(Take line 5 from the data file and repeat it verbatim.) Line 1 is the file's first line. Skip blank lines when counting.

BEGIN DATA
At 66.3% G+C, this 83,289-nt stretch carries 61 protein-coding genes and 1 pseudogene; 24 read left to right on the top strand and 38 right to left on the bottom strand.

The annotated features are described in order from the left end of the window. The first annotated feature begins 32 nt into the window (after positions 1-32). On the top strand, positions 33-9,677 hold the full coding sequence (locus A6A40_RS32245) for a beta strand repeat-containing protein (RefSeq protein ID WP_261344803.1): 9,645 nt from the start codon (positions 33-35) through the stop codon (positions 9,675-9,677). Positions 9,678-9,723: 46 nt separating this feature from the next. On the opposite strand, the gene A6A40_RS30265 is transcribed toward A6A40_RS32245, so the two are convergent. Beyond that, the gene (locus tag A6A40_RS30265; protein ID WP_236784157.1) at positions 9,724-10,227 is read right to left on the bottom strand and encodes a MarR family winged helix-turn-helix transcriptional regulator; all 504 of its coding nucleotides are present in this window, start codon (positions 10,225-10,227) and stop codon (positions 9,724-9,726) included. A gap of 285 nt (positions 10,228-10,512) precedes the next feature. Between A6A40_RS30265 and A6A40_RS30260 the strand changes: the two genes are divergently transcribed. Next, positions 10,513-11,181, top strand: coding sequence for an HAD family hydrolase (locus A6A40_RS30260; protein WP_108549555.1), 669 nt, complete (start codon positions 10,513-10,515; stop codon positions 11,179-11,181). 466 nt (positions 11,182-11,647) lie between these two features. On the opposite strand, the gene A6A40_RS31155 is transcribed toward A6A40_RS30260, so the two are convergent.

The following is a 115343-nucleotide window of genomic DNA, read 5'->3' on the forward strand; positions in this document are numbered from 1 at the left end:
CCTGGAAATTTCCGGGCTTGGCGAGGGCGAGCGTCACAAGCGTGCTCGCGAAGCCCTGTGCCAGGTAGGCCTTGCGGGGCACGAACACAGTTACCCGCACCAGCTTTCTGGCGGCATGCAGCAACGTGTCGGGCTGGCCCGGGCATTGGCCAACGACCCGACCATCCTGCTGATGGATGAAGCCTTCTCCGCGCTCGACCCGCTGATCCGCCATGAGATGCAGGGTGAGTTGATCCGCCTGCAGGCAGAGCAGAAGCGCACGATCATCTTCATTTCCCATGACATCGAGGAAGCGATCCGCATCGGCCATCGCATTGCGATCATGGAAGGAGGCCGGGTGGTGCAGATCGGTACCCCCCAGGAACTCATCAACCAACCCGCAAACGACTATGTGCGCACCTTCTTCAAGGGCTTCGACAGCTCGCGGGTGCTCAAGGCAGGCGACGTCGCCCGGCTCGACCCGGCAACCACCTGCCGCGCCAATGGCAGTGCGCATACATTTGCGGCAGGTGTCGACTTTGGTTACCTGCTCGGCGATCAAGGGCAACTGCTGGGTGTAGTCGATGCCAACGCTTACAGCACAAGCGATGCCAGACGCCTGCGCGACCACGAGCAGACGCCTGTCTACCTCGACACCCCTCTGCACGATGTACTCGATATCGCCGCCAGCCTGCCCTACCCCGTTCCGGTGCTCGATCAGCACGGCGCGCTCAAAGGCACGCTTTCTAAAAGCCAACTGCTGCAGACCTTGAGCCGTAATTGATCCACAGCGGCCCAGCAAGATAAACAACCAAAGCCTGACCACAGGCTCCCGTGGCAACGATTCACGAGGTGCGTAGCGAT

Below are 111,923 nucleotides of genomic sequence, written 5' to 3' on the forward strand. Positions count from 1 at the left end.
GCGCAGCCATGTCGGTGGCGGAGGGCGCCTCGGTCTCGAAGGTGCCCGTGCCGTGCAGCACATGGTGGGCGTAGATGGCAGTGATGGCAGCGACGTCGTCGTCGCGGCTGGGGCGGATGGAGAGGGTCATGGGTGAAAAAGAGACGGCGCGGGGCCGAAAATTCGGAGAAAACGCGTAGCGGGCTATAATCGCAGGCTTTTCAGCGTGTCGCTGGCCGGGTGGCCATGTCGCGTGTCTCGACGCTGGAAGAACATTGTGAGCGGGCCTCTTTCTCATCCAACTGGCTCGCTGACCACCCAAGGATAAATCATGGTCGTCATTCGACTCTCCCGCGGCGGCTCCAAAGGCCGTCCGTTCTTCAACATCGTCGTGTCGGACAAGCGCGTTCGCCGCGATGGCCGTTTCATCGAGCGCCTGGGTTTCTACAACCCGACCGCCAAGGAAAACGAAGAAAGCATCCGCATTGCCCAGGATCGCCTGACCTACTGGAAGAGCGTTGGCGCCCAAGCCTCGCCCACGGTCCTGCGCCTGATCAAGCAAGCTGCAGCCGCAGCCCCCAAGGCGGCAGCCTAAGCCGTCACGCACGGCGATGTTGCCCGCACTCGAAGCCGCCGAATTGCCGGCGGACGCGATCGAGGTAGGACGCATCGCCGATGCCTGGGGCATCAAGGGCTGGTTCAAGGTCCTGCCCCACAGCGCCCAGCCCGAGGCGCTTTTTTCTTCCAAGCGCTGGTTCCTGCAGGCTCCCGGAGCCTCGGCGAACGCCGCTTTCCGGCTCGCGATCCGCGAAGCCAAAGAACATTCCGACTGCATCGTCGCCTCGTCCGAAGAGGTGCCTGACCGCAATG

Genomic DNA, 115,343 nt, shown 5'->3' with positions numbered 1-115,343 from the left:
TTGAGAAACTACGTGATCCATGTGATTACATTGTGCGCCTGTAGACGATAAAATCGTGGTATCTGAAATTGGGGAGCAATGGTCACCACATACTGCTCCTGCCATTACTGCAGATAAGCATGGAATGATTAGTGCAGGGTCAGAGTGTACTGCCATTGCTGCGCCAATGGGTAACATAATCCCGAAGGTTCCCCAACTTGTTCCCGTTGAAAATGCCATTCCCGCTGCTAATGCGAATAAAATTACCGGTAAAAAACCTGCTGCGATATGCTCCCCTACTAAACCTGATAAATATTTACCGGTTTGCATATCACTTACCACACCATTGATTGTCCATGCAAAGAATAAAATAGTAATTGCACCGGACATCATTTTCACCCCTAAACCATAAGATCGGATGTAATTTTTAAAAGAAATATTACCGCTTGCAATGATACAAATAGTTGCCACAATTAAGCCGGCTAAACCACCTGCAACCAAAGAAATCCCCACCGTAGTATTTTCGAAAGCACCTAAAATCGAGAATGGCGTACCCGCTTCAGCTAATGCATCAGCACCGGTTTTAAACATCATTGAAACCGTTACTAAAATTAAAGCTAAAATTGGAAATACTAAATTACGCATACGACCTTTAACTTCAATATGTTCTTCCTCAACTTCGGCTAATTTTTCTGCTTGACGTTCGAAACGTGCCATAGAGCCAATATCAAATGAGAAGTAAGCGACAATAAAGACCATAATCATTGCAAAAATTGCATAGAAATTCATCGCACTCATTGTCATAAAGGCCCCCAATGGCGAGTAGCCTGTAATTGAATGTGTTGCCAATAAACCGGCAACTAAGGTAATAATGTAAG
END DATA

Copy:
Below are 111,923 nucleotides of genomic sequence, written 5' to 3' on the forward strand. Positions count from 1 at the left end.